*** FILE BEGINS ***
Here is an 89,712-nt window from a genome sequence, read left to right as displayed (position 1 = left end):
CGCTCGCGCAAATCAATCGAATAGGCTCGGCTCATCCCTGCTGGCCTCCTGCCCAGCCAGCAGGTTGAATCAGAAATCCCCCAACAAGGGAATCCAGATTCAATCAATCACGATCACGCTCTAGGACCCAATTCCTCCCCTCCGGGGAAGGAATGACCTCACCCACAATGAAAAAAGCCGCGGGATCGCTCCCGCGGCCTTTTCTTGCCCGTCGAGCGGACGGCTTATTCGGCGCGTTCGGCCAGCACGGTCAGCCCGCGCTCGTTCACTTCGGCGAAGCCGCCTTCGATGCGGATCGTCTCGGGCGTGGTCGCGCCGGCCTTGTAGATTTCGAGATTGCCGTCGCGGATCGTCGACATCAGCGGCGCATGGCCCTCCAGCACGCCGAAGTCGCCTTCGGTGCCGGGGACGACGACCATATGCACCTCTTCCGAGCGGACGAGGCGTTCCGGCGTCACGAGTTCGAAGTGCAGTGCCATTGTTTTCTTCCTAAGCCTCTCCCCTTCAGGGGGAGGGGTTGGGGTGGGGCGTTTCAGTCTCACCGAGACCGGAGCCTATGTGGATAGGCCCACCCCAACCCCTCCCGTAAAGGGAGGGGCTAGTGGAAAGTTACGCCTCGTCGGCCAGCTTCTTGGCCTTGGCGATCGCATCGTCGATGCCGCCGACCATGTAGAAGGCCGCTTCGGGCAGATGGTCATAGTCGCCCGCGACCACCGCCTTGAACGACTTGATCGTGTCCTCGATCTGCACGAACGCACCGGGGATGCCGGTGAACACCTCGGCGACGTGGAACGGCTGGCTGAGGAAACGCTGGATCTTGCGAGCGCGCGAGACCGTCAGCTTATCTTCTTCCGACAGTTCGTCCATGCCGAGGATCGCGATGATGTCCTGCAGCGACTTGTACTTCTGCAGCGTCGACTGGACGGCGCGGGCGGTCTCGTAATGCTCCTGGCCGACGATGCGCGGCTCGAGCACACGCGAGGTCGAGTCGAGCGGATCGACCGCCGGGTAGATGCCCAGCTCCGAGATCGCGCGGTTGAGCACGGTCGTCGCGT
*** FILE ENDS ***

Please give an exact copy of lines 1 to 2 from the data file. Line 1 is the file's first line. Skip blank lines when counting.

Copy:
Here is an 89,712-nt window from a genome sequence, read left to right as displayed (position 1 = left end):
CGCTCGCGCAAATCAATCGAATAGGCTCGGCTCATCCCTGCTGGCCTCCTGCCCAGCCAGCAGGTTGAATCAGAAATCCCCCAACAAGGGAATCCAGATTCAATCAATCACGATCACGCTCTAGGACCCAATTCCTCCCCTCCGGGGAAGGAATGACCTCACCCACAATGAAAAAAGCCGCGGGATCGCTCCCGCGGCCTTTTCTTGCCCGTCGAGCGGACGGCTTATTCGGCGCGTTCGGCCAGCACGGTCAGCCCGCGCTCGTTCACTTCGGCGAAGCCGCCTTCGATGCGGATCGTCTCGGGCGTGGTCGCGCCGGCCTTGTAGATTTCGAGATTGCCGTCGCGGATCGTCGACATCAGCGGCGCATGGCCCTCCAGCACGCCGAAGTCGCCTTCGGTGCCGGGGACGACGACCATATGCACCTCTTCCGAGCGGACGAGGCGTTCCGGCGTCACGAGTTCGAAGTGCAGTGCCATTGTTTTCTTCCTAAGCCTCTCCCCTTCAGGGGGAGGGGTTGGGGTGGGGCGTTTCAGTCTCACCGAGACCGGAGCCTATGTGGATAGGCCCACCCCAACCCCTCCCGTAAAGGGAGGGGCTAGTGGAAAGTTACGCCTCGTCGGCCAGCTTCTTGGCCTTGGCGATCGCATCGTCGATGCCGCCGACCATGTAGAAGGCCGCTTCGGGCAGATGGTCATAGTCGCCCGCGACCACCGCCTTGAACGACTTGATCGTGTCCTCGATCTGCACGAACGCACCGGGGATGCCGGTGAACACCTCGGCGACGTGGAACGGCTGGCTGAGGAAACGCTGGATCTTGCGAGCGCGCGAGACCGTCAGCTTATCTTCTTCCGACAGTTCGTCCATGCCGAGGATCGCGATGATGTCCTGCAGCGACTTGTACTTCTGCAGCGTCGACTGGACGGCGCGGGCGGTCTCGTAATGCTCCTGGCCGACGATGCGCGGCTCGAGCACACGCGAGGTCGAGTCGAGCGGATCGACCGCCGGGTAGATGCCCAGCTCCGAGATCGCGCGGTTGAGCACGGTCGTCGCGT